water out the day before you was here this makes three weeks it as been at a
standstill & there is 20ft of water accumilated in it again James Cartwright
saw Ball in Woolton this morning & he told him JC they were
negotiating with another man to do it as the man which had sunk it refused to
have any more to do with it this needles delay is a great inconvenience to the
from letter from 27/9/1873 from J Bubb
James Cartwrights Well is nearly full of water Peters & Ball have not touched it for a month I intend walking to Woolton this evening to see them & ask them what they intend to do about it
from letter from 27/9/1873 from Geo Whitley
When I saw this last week the works were at a standstill and Cartwright
said he thought the Contractor (or rather sub contractor under Ball) had become
frightened at the job and ran away from it as he feared when the water was all
drawn out that the brickwork would not stand. I desired him however to see that
no further delay should take place and I wrote to Ball to send me a report in
writing which I have not yet got.
from letter from 4/10/1873 from J Bubb
Nothing as been done to James Cartwrights Well yet the water is within
5ft of the top they have never been to look at even My opinion is they will be
able to do no good with this now it has been let stand so long & their
cheapest plan will be to fill this up & start one some were else I went to
Ball yesterday and he treated me very off handed saying He was reporting to Mr.
Wheatley I also asked him about the stove at the Keepers (which is not done yet)
He said some men were coming to work at Thomas Athertons & they should do it
it is 11 weeks since this order was given with respect to James Cartwrights well
do you not think a letter from you asking for a reply to know if they intend
proceeding with the work forthwith or you shall employ some one else for it is A
very great inconvenience to the tenant they have every drop of water to cart
from the pits & what they drink of this as to be filtered
Extract from letter from 20/10/1873 from Geo Whitley
I have several times written to Ball to know why the work was not
proceeded with and a few mornings since had an interview with him on the Rway
bridge but my time was so limited that I could not enter into particulars, the
fact is the sub contractor has run away from the job & left Ball to
take the consequences but he promised faithfully that he will immediately
ascertain the state of the Well and report to me & he is now at work.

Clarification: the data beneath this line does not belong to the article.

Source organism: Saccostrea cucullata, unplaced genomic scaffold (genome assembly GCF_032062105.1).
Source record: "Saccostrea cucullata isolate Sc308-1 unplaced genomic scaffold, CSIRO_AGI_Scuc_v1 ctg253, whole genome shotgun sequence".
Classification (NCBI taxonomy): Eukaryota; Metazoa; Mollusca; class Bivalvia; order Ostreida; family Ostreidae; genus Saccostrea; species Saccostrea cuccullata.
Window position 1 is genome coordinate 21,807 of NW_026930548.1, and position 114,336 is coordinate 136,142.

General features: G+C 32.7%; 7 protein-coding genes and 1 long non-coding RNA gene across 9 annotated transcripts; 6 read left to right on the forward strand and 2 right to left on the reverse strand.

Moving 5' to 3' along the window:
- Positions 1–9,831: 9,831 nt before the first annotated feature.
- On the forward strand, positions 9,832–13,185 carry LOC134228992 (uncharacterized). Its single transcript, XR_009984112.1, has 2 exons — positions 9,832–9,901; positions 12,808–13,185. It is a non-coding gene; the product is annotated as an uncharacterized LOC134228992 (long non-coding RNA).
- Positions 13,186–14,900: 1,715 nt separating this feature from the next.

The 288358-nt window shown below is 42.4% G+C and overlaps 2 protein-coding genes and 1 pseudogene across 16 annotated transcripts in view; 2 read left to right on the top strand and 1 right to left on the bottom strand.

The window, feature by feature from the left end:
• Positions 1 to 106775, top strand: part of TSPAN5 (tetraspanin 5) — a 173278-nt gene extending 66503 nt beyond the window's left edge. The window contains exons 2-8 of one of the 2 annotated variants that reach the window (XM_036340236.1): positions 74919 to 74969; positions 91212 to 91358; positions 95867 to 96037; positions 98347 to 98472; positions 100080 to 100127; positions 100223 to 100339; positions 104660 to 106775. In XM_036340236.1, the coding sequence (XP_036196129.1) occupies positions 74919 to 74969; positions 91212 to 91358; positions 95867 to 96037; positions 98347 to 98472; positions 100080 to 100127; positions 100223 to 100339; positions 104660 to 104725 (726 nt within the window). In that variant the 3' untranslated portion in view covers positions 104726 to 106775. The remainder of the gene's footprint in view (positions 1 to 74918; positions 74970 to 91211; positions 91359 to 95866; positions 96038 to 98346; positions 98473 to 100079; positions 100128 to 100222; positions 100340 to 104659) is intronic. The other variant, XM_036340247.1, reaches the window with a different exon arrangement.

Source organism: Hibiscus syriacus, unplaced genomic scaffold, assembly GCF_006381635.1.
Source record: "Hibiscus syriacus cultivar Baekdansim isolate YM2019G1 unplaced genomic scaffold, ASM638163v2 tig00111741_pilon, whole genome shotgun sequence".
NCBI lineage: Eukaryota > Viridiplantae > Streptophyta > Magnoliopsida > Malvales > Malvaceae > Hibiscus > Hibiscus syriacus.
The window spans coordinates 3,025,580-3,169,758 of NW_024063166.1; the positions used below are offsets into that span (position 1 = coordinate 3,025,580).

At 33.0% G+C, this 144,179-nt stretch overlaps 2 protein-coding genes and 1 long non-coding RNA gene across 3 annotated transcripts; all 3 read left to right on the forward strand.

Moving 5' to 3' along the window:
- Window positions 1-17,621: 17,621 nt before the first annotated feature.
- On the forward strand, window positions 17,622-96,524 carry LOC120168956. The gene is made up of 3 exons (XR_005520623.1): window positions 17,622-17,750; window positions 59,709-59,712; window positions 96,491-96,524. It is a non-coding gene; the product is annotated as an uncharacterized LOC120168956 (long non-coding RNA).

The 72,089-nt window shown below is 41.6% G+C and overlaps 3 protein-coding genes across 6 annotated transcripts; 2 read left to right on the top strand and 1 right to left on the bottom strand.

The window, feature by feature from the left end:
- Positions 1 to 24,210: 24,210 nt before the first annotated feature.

from letter from 3/11/1873 from J Bubb
I cannot get hold of
Peters & Ball when I have known they are in the Village I have tried on
several occasions to find them but they dodge me & keep out of my way They
have done nothing since to the well at J Cartwrights & the water is now
within 5ft of the top
from letter from 6/11/1873 from Geo Whitley
I am quite out of patience about this having used every pressure in my
power but will give Ball another chance of either proceeding with it immediately
or abandoning the job & taking the consequences.
from letter from 10/11/1873 from Geo Whitley
Is a most provoking subject. I have urged Ball to give a report what is to be done but I have not got it from him but will once more see if I can do so.
from letter from 10/11/1873 from Geo Whitley
Is a most provoking subject. I have urged Ball to
give a report what is to be done but I have not got it from him but will once
more see if I can do so.
from letter from 14/11/1873 from Geo Whitley
I have received from Peters & Ball a tardy explanation of the delay
which has taken place, of which I enclose a copy and shall be glad of your
advice what course to pursue, if fresh arrangements are to be made stringent
conditions must be entered into.
Woolton 13th Nov. 1873
We are very sorry we could not reply sooner as to the state of James
Cartwright’s well as we have been very much taken in with the Well Sinker for
he has run away from the job altogether, but we have had 2 competent men at the
work since putting the work all right as far as it is gone, but they have been
fast at another well, and could not attend to this, but we have got advice from
another Well Sinker since & their advice is not to sink any lower, but to
bore, they will undertake to find a sufficient supply of water with boring
sufficient to supply all the Farm houses in Speke. They are ready to commence to
bore in about two days notice.
Waiting your reply
Your obedient Servants
Peters & Ball
from letter from 16/11/1873 from Geo Whitley
I had a long explanatory interview with Ball on Saturday last and he said
he was more sinned against than sinning as the party whom he had employed had
run away from the job, be it as it may our plan now is to save ourselves in the
best way we can. Ball has now two men who he considers perfectly competent and
whom he will guarantee to finish the work in a proper manner, either by
completing the present well by boring or sinking afresh in another site. I
enclose a very rough sketch of operations from his conversation which I
hope will be intelligible enough to guide you in your decision, when I will have
a proper plan and contract made out, and send it for your approbation.
from letter from 2/3/1874 from Geo Whitley
I send herewith Peters and Ball’s estimate for this and they wish for
an early determination as the well sinker is leaving home shortly. They expect
to come upon rock at the depth of about 25 or 26 yards when they say they have
no doubt they shall tap the spring and I hope they will not be disappointed.
This estimate does not of course include a Pump. There will be 6 curbs at
from letter from 9/5/1874 from Geo Whitley
As Mr. Bubb’s report is satisfactory, I think I had better order the
Pump from Wainwright as there has been so much delay and it is clear that the
old fashion of a rope and bucket would not be acceptable at so large a Farm.
from letter from 1/7/1874 from Geo Whitley
is on the eve of completion, Wainwright was putting up the pumps yesterday.